TCM Archive Materials VIEW ALL ARCHIVES (11)
|Also Known As:||Harry Lillis Crosby||Died:||October 14, 1977|
|Born:||May 3, 1903||Cause of Death:||heart attack|
|Birth Place:||Tacoma, Washington||Profession:||Cast ... actor singer comedian drummer producer businessman|
With his remarkably smooth and velvety baritone voice, Bing Crosby rose from obscurity to become the most popular singer in the world, dominating the record and singles charts for a 20-year stretch and enjoying a more than respectable popularity for the rest of his life. He also became an extremely successful actor, appearing in 70+ films, and charmed moviegoers everywhere with his relaxed performing style. Following a string of early hit singles, Crosby was recruited by Paramount Pictures and enjoyed a long-time partnership with Bob Hope on the highly popular series of "Road" movies, which served up endearing cocktails of humor and song. He was also highly impressive in many of his solo efforts, most notably "Going My Way" (1944), for which Crosby won the Best Actor Academy Award, "A Connecticut Yankee in King Arthur’s Court" (1949) and "The Country Girl" (1954). Crosby’s reign as one of the leading pop culture figures in America was dampened somewhat by the rise of rock-n-roll, but he maintained a huge fanbase and songs like "White Christmas," "I’ll Be Seeing You" and "Swinging on a Star" were unmistakably his. However, there was much discord in his personal life, including alcoholism and accusations of child abuse, which surfaced in detail after his passing. Although his image as America’s greatest father figure was tarnished, Crosby’s success across multiple mediums was truly remarkable and he was arguably the leading entertainment figure of the 20th century.
One of seven children, Harry Lillis Crosby was born on May 3, 1903 in Tacoma, WA. He earned the nickname "Bing" while a student at Webster School in Spokane, due to his enthusiasm for The Bingville Bugle, a weekly satirical newspaper supplement. A graduate of the Jesuit-run Gonzaga High School, Crosby played in the school band and worked numerous odd jobs to make ends meet. During his time as a student at Gonzaga University, where he excelled at diction and debating, Crosby became part of a six-piece combo called The Musicaladers, which eventually began landing paid gigs. It was hoped that Crosby would become a lawyer, but by now, the youth was convinced showbiz lay in his future. Making his way out to Los Angeles with fellow Musicalader Al Rinker, the pair were enlisted to perform at The Boulevard Theater and eventually played other venues. They then became part of The Morrissey Music Hall Revue and were put under contract by top jazz bandleader Paul Whiteman. With singer-songwriter Harry Barris joining them, Crosby and Rinker became The Rhythm Boys; Crosby handled the solos and recorded his first song "Muddy Water" in 1927. In addition to touring for Whiteman, the trio also appeared in the movies, "King of Jazz" (1930), "Two Plus Fours" (1930) and "Confessions of a Co-Ed" (1931).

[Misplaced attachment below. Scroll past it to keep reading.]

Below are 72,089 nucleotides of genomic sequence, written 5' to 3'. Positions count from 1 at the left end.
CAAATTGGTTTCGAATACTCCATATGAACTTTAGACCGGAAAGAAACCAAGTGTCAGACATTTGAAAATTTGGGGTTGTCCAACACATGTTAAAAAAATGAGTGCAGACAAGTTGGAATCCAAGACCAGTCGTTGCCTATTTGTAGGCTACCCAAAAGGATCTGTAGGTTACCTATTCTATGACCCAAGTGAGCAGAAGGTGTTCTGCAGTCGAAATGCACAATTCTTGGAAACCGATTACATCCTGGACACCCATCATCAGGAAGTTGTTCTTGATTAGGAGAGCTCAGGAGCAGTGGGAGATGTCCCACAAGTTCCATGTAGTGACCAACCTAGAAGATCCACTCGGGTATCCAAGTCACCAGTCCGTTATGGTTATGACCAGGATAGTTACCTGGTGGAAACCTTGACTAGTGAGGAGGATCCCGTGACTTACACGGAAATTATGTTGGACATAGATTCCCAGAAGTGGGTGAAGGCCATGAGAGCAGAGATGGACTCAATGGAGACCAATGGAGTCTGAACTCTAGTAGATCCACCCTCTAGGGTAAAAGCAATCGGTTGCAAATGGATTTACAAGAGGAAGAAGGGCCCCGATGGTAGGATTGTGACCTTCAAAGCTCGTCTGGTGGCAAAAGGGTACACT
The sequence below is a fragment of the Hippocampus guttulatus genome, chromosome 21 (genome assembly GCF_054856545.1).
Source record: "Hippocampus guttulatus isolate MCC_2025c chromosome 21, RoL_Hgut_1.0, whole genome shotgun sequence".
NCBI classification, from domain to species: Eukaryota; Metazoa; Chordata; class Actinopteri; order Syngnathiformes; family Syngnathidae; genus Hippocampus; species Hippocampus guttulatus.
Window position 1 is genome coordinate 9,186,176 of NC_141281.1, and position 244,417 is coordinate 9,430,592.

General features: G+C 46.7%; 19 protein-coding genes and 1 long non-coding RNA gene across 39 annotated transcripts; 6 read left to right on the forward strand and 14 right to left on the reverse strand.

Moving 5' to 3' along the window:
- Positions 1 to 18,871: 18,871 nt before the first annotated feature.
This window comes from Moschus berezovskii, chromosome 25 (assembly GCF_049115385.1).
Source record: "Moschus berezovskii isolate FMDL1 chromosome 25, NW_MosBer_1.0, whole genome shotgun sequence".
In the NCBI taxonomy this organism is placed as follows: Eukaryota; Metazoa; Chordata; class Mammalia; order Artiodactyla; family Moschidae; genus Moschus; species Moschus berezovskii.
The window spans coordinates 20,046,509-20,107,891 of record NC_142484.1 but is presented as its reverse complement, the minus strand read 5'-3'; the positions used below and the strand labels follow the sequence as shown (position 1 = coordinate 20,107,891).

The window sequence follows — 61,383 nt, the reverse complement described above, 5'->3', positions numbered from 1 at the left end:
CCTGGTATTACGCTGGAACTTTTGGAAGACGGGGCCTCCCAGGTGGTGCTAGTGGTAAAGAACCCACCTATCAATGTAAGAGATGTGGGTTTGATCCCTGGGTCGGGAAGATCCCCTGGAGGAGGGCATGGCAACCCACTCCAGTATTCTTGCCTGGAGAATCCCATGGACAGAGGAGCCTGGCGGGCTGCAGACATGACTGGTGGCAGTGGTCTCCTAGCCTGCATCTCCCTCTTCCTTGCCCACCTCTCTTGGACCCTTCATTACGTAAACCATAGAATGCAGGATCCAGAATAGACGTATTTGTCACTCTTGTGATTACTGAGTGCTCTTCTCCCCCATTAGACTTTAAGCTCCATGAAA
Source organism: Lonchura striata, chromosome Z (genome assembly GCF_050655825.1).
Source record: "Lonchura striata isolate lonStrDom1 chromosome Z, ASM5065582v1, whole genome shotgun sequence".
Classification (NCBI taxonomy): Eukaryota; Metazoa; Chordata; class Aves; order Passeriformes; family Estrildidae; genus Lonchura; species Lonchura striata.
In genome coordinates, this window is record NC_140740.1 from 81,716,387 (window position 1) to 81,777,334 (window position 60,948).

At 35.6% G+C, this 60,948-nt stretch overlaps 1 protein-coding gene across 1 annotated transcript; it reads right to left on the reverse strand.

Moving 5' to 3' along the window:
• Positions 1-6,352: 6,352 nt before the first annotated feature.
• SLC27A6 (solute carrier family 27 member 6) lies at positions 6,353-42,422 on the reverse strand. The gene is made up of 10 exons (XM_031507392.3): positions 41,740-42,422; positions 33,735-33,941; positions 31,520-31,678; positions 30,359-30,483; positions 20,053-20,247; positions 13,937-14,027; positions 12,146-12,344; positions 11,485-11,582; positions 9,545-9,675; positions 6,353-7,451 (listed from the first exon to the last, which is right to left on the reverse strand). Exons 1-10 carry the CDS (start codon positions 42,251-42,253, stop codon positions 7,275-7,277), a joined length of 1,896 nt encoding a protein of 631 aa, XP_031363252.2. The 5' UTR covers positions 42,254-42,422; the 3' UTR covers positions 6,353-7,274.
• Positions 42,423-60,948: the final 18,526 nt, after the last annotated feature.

Around this time, he married fellow singer Dixie Lee; the couple would have four sons together. The group split from Whiteman and enjoyed a spectacularly successful run at The Coconut Grove in Los Angeles, which grabbed Hollywood’s attention. The group eventually broke up, allegedly due, in part, to Crosby’s drinking, which had previously resulted in a drunk-driving arrest. Now on his own, Crosby enjoyed one hit single after another. Boasting a unique voice that stood out from the preponderance of tenors during that era, Crosby was among the first performers to use microphones to their best advantage for both projection and subtlety in his voice, something he picked up from working in radio, a medium on which he had quickly become popular following his 1931 debut. Crosby became friends with several major singers, including Louis Armstrong, whose voice he deeply admired, and on more than one occasion, he indulged in some marijuana with Armstrong, a recreational practice that was still permissible at the time. Strangely, considering his late-in-life image as a square, Crosby would advocate for the legalization of pot throughout his life. He went on to score his first film lead role essentially playing himself in "The Big Broadcast" (1932), which was a major success, and he alternated between features and a half dozen two-reel musical shorts for Paramount Pictures, working almost exclusively for that studio during the next 20-something years.
While they showcased Crosby’s superb voice, most of his movies during this decade were pleasant but unremarkable, save for "Anything Goes" (1936), which paired him with powerhouse Ethel Merman, "Pennies from Heaven" (1936) and "Sing You Sinners" (1938). The most interesting aspect of these early pictures was how Crosby’s persona differed so greatly from how he would be remembered by future generations; although he often played drunks onscreen during this time, Crosby had put the reins on his personal excesses and maintained a very regimented and work-oriented lifestyle. The 1940s saw Crosby’s movie career really take off, beginning with finding himself one-half of a particularly beloved comic partnership that would endure for the rest of his life. "Road to Singapore" (1940), the first of six "Road" comedies Crosby made with comic Bob Hope, cemented his warm, relaxed style of performing, which made for a wonderful contrast with Hope’s more scheming and animated persona. In between the numerous tours on which he entertained U.S. military troops and frequent trips to recording studios, Crosby continued to resonate with moviegoers and the "Road" pictures – which also often starred "Sarong Girl" Dorothy Lamour – were guaranteed moneymakers.